Syria formally asks UN to probe gas attack

Syria formally asks UN to probe gas attack

The announcement comes two weeks after a deadly chemical attack in Syria's Idlib which killed almost 90 people.

U.S. Secretary of Defense Jim Mattis initially said 20 percent of Syria's air force had been destroyed in the cruise missile attack, but later backtracked and said that 20 aircraft had been rendered inoperable.

The Syrian National Coalition of Revolutionary and Opposition Forces, as well as a number of Western states, accused the Syrian government troops of carrying out the attack, while Damascus refuted these allegations, with a Syrian army source telling Sputnik that the army did not possess chemical weapons.

The Syrian government has asked the United Nations to send experts to investigate the alleged chemical attack in Idlib province, but the request remains unanswered due to pressure from USA and other Western countries, Syrian president Bashar Assad told Sputnik in an exclusive interview.

This frame grab from video provided on Tuesday April 4, 2017 shows a Syrian doctor treating a boy following a suspected chemical attack, in the town of Khan Sheikhoun, northern Idlib province, Syria.

In a television appearance, French Foreign Minister Jean Marc Ayrault said an investigation into the gas attack is now underway by French intelligence services and military intelligence.

Israeli estimates of Assad's current chemical weapons stockpile add to questions raised after the sarin gas attack.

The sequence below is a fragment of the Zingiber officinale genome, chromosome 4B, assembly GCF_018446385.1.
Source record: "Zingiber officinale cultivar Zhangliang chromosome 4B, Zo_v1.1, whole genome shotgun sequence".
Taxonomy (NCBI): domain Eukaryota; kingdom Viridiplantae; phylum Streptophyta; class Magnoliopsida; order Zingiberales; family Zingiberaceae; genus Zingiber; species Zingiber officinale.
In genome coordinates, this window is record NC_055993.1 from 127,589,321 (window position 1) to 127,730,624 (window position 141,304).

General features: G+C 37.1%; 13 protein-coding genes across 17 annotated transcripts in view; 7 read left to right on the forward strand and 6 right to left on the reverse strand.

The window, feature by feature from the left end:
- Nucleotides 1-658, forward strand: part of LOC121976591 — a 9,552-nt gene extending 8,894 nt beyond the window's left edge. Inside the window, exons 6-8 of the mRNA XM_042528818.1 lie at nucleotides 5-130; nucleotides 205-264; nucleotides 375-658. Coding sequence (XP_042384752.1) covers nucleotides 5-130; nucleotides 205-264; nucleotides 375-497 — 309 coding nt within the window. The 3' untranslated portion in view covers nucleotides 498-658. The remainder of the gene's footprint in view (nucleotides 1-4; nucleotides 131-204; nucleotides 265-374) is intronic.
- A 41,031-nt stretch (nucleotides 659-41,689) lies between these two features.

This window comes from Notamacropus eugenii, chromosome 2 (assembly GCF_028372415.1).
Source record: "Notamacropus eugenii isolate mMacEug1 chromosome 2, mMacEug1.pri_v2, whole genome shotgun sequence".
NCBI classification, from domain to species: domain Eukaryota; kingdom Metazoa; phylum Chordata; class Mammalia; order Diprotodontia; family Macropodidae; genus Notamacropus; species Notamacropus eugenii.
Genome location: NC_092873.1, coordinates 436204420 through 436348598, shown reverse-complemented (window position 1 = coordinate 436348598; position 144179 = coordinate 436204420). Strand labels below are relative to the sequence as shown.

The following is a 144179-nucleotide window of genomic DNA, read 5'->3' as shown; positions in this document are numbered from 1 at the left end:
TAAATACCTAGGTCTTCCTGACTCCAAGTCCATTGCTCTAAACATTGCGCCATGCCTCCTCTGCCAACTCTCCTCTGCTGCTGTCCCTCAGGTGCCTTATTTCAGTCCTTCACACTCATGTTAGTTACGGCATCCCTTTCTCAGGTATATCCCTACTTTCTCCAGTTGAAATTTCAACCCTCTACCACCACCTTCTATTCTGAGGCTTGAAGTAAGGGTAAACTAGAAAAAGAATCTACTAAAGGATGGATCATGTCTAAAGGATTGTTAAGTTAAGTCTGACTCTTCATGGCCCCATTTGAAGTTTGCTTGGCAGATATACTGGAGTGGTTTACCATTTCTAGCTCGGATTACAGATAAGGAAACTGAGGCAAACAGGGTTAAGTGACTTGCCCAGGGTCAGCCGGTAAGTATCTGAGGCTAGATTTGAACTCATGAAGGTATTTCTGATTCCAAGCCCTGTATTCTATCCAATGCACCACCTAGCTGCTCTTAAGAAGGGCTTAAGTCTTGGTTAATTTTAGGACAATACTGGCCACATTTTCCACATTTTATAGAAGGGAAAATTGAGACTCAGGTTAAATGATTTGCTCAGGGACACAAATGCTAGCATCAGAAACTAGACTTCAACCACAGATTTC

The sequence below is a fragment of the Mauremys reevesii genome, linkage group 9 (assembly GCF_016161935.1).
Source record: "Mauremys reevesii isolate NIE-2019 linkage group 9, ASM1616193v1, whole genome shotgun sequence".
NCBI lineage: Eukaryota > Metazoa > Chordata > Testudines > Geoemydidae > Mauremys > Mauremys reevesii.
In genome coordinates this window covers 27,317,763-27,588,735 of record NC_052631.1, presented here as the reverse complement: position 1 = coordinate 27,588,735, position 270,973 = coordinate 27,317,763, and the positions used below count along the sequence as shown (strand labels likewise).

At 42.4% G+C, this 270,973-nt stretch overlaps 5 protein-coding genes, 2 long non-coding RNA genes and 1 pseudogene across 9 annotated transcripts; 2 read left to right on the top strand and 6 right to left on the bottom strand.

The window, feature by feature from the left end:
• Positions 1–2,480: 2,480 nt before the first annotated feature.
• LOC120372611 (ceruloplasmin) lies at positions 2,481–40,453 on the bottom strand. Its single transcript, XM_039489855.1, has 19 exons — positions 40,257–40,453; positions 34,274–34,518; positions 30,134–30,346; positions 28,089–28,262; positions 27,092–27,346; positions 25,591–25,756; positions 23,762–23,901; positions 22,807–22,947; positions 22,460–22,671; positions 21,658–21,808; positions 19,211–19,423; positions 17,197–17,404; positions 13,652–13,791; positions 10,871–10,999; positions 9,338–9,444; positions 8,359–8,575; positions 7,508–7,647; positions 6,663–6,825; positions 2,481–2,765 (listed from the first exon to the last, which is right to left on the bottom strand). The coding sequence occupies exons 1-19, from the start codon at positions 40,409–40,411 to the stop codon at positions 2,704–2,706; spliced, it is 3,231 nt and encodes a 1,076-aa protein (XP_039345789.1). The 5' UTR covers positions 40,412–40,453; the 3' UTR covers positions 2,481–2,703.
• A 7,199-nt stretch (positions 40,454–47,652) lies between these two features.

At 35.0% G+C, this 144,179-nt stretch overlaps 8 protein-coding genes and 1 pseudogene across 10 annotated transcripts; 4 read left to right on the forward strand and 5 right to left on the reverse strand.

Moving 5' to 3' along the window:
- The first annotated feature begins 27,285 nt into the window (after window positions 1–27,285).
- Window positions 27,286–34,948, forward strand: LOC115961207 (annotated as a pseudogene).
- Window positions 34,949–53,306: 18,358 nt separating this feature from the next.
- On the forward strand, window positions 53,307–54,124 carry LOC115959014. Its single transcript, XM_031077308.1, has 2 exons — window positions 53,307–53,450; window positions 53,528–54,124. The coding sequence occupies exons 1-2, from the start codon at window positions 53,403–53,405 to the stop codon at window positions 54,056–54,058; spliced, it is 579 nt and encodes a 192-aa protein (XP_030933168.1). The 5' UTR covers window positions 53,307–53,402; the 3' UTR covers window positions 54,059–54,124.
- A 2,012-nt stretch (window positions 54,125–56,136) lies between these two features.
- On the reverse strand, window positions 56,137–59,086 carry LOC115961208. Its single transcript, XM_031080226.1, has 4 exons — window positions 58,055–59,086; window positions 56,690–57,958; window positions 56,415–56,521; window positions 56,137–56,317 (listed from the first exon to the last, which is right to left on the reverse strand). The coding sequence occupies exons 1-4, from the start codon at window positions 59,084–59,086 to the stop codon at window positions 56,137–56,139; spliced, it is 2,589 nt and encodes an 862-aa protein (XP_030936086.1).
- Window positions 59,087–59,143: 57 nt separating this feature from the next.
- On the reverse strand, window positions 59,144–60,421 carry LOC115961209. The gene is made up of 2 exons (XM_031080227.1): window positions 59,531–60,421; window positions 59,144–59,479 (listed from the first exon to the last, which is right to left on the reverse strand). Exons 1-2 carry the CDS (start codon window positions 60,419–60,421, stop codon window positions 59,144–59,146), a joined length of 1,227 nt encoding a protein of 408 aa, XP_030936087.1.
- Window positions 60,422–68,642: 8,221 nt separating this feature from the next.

The U.N.'s chief humanitarian adviser for Syria says aid agencies have been able to reach fewer besieged people with relief this year compared to the same period last year. What's the material? You have no information at all, nothing at all.

The convoy of buses containing 3,000 evacuees, a mix of pro-regime fighters and residents from government-held Foua and Kefraya, was halted near the rebel-held transit point of Rashidin on the outskirts of Aleppo yesterday, due to heightened security measures following Saturday's deadly attack on a previous convoy.

The governing body of the global chemical arms watchdog is expected to vote on a fresh investigation.

Assad insists his regime handed over all chemical weapons stockpiles in 2013, under a deal brokered by the regime's key ally, Russia, to avoid threatened United States military action.

However, Moscow has criticised the OPCW for not sending experts to the attack site, saying it was "unacceptable to analyse events from a distance".

But OPCW director general Ahmet Uzumcu said a team was ready to head to the town "should the security situation so permit".

"I am told that this would require a 48-hour ceasefire and safe passage for the team to be arranged", he said.

Additional reporting from IRN.